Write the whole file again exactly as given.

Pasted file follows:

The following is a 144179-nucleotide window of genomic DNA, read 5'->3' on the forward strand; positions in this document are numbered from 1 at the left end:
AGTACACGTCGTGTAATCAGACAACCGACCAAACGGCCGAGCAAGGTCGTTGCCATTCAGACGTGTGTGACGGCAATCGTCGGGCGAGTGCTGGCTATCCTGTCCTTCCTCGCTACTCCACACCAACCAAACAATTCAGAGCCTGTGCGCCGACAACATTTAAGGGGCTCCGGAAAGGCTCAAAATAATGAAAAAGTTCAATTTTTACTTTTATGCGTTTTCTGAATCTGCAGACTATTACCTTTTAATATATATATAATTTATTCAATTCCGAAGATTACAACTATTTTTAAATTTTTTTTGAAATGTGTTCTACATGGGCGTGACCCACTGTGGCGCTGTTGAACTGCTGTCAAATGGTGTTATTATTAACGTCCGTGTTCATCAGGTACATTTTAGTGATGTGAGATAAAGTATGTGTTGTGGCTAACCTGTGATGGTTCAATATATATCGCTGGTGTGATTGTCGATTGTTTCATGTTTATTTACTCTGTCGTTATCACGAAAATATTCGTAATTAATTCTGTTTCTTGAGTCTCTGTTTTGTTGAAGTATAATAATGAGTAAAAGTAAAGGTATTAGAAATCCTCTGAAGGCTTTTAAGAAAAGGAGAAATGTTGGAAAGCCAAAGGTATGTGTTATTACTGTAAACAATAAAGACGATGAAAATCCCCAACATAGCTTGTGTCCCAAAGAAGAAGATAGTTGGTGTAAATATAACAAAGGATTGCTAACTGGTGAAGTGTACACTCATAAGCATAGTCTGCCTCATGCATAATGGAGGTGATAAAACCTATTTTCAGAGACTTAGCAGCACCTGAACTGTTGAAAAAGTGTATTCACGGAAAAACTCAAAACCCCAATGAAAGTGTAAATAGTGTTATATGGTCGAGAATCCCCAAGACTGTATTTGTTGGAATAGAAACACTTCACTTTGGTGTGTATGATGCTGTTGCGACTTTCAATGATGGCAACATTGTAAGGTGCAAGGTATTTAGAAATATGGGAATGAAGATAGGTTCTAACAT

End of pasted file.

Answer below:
The following is a 144179-nucleotide window of genomic DNA, read 5'->3' on the forward strand; positions in this document are numbered from 1 at the left end:
AGTACACGTCGTGTAATCAGACAACCGACCAAACGGCCGAGCAAGGTCGTTGCCATTCAGACGTGTGTGACGGCAATCGTCGGGCGAGTGCTGGCTATCCTGTCCTTCCTCGCTACTCCACACCAACCAAACAATTCAGAGCCTGTGCGCCGACAACATTTAAGGGGCTCCGGAAAGGCTCAAAATAATGAAAAAGTTCAATTTTTACTTTTATGCGTTTTCTGAATCTGCAGACTATTACCTTTTAATATATATATAATTTATTCAATTCCGAAGATTACAACTATTTTTAAATTTTTTTTGAAATGTGTTCTACATGGGCGTGACCCACTGTGGCGCTGTTGAACTGCTGTCAAATGGTGTTATTATTAACGTCCGTGTTCATCAGGTACATTTTAGTGATGTGAGATAAAGTATGTGTTGTGGCTAACCTGTGATGGTTCAATATATATCGCTGGTGTGATTGTCGATTGTTTCATGTTTATTTACTCTGTCGTTATCACGAAAATATTCGTAATTAATTCTGTTTCTTGAGTCTCTGTTTTGTTGAAGTATAATAATGAGTAAAAGTAAAGGTATTAGAAATCCTCTGAAGGCTTTTAAGAAAAGGAGAAATGTTGGAAAGCCAAAGGTATGTGTTATTACTGTAAACAATAAAGACGATGAAAATCCCCAACATAGCTTGTGTCCCAAAGAAGAAGATAGTTGGTGTAAATATAACAAAGGATTGCTAACTGGTGAAGTGTACACTCATAAGCATAGTCTGCCTCATGCATAATGGAGGTGATAAAACCTATTTTCAGAGACTTAGCAGCACCTGAACTGTTGAAAAAGTGTATTCACGGAAAAACTCAAAACCCCAATGAAAGTGTAAATAGTGTTATATGGTCGAGAATCCCCAAGACTGTATTTGTTGGAATAGAAACACTTCACTTTGGTGTGTATGATGCTGTTGCGACTTTCAATGATGGCAACATTGTAAGGTGCAAGGTATTTAGAAATATGGGAATGAAGATAGGTTCTAACAT